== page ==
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Everything posted by attleej

  1. Simon, I am very happy to make another special tool. Perhaps a cranked 12 " extension? John
  2. Simon, I have a 250 cfm diesel compressor which would easily make it turn over but not too fast.. John
  3. Simon, My counsel is that you are approaching the task in a very methodical manner. You are using special tools when necessary. You are consulting others including the Explosion Museum and, whilst rare, it is not the Lost Ark. You are not going to negligently muller anything or apply disproportionate force. If you did accidentally damage anything, there is very little that cannot be remanufactured, repaired, drilled and tapped oversize etc. My understanding is that, whilst a fully armed torpedo obviously makes only one run, the practice torpedoes would be used several times and therefore would be overhaulable. As for running it, for the reasons that Richard described, there might be problems using it with a vehicle or without a constant load. Since it has very limited rotating mass and is very powerful, it would over-rev and blow up due to centrifugal force (I know, there is no such thing!). However, given your maritime experience, you could mount it underwater (either at sea or some other suitable place) with a suitably sized propeller to absorb the power. You might need to have a slightly different fuel and / control system but that need only be temporary. In concept, I wonder if it is more a motor driven by compressed air and by letting some fuel into it then gets even more power as a two stroke diesel. I would carry on giving it a 'base overhaul' with a view to running once or twice and then putting it into deep preservation along with records of all that you have learnt. John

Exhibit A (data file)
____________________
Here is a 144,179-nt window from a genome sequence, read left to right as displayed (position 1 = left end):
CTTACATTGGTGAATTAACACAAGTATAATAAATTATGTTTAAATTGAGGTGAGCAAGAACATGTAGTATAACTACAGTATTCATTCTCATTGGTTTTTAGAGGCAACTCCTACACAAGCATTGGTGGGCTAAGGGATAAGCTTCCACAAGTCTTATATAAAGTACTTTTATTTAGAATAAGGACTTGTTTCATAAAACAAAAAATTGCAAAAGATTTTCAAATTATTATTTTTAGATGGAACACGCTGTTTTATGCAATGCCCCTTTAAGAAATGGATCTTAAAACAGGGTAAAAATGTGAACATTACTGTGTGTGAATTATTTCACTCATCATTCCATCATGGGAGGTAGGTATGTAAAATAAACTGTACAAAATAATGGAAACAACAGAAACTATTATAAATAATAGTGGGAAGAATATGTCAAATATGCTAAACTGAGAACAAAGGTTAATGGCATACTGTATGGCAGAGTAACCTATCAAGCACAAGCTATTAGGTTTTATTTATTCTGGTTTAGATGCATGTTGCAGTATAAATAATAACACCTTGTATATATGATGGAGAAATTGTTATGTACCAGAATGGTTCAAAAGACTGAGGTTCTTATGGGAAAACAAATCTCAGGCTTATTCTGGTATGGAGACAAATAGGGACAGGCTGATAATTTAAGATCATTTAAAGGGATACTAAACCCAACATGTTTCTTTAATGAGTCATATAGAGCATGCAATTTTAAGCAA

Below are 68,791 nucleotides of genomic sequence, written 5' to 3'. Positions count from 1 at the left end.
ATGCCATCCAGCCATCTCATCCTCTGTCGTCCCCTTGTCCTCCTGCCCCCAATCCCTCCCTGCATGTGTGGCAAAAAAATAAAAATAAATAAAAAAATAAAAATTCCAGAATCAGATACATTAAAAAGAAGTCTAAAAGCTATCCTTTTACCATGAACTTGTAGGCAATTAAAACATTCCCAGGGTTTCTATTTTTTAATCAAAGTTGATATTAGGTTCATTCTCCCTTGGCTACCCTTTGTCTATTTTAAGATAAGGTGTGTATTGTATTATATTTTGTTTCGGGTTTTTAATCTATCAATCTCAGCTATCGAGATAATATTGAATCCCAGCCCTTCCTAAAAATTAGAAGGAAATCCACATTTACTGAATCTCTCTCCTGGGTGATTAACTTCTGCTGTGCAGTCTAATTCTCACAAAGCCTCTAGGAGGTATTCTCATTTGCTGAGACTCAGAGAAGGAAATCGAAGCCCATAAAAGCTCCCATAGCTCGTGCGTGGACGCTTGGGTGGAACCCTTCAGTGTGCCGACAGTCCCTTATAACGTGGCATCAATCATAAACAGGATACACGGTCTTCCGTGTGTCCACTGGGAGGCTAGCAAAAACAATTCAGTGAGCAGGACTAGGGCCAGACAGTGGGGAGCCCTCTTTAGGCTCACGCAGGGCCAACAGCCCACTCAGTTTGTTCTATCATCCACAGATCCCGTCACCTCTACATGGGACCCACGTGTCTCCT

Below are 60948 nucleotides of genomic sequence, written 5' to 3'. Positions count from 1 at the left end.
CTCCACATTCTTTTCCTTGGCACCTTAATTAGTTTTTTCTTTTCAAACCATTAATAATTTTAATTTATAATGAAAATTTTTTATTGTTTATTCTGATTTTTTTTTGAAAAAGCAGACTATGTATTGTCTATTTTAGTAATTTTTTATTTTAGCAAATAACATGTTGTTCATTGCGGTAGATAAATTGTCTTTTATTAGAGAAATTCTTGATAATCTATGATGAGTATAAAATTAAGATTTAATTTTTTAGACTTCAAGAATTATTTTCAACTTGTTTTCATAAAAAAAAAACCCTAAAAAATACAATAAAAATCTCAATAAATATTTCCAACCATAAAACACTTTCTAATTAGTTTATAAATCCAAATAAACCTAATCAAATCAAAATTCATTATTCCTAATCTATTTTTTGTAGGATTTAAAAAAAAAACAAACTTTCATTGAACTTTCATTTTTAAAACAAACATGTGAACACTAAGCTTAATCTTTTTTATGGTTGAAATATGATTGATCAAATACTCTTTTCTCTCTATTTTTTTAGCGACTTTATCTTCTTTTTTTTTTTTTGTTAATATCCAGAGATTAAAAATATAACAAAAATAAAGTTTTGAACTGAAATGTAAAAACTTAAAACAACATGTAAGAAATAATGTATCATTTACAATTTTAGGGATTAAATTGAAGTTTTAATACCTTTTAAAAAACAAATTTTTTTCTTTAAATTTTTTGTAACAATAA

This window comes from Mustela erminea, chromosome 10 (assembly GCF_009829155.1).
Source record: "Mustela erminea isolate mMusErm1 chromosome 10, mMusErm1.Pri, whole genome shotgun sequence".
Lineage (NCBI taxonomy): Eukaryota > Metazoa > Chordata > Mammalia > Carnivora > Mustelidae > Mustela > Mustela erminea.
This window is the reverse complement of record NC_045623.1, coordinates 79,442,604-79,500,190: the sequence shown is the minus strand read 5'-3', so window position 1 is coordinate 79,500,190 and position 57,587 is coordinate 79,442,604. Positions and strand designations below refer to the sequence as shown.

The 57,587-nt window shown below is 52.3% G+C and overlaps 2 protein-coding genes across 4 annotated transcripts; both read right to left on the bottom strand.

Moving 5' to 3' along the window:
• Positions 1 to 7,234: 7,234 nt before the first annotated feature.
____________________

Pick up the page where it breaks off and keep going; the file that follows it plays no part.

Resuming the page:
4. Simon, The special tool for the cam plug is in the post to you. We all cannot wait to see what is revealed next! John
  5. Dear All, That last post from Mk3iain is invaluable and I was not aware of the exemption 2, "2. Vehicle is over 25 years old and is not used commercially for carriage of goods." I thought that recent changes in Tachograph rules meant that my 1981 Contractor Tk Tptr had to have a working and calibrated tacho. I was wrong! I use a tacho for two reasons; The first is to be able to prove that appropriate breaks were taken. The other is for fuel consumption and performance records. It is very useful to know the average speed of the transporter and journey time for a particular leg. With the Contractor these are very consistent down to the nearest minute. John